loggint through syslog

Ryan Malayter malayter at gmail.com
Fri Dec 18 08:33:31 MSK 2009

On Thursday, December 17, 2009, merlin corey <merlincorey at dc949.org> wrote:
> If you want to wear that security blanket, go ahead.
> If you are worried about the integrity of your logfiles, you should
> implement some kind of integrity checking on every important point.
> This means that even if you do push things over your favorite secure
> protocol to another system you'll want to do some kind of integrity
> checking there because someone could break in and tamper with the data
> on the "secure" system.

Exploiting nginx or a web app gives you access to the system where the
logs are if they are on  disk. It is not easy to get from there to a
completely separate syslog server that is hardened. Yes, you can send
fake data to the syslog server, but you cannot erase evidence of your
attack without breaking into it as well. WORM media can be used on the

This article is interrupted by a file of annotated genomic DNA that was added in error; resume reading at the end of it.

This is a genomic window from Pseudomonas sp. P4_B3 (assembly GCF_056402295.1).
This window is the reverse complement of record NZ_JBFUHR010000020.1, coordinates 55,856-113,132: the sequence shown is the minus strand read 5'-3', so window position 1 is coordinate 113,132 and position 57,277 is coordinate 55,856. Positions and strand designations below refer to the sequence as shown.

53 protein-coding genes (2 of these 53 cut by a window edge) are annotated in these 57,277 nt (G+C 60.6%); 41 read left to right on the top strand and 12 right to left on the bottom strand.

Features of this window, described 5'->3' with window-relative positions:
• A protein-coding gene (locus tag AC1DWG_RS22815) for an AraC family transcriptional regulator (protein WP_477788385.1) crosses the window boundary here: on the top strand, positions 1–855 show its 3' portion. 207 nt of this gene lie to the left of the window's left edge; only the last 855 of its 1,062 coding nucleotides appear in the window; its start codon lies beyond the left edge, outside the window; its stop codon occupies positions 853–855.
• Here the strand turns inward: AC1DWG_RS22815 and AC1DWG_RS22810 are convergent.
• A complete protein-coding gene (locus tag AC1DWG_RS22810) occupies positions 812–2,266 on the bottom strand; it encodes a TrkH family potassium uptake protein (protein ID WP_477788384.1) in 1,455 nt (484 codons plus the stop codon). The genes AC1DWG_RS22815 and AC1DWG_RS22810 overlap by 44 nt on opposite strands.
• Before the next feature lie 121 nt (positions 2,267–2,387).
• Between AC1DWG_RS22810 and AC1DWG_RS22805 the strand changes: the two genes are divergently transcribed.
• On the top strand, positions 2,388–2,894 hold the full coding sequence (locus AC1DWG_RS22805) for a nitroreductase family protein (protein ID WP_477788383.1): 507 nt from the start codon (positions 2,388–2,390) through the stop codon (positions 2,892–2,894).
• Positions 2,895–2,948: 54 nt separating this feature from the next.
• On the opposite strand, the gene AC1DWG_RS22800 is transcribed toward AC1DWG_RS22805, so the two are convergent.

log sever. Defense in depth.

> Security folks know that everything breaks, so they plan for and
> monitor breakages.

Yes, and one of those checks is "how can I trust my log files to
provide evidence of attack so I can fix things, comply with
regulations, and help law enforcement catch the bastards". Having your
only logs on the system with the largest attack surface, the web
server, is not a good idea.

> What's the plan for when the syslog server goes down?  No logs at all then?

Standard practice is to send logs to multiple log servers, via unicast
or multicast. Or at least send them to local disk and syslog so you
can compare. PCI, HIPPA, SOX, and many other regulations have
requirements  for log retention and authentication.

Are you being serious here, or just contrarian?


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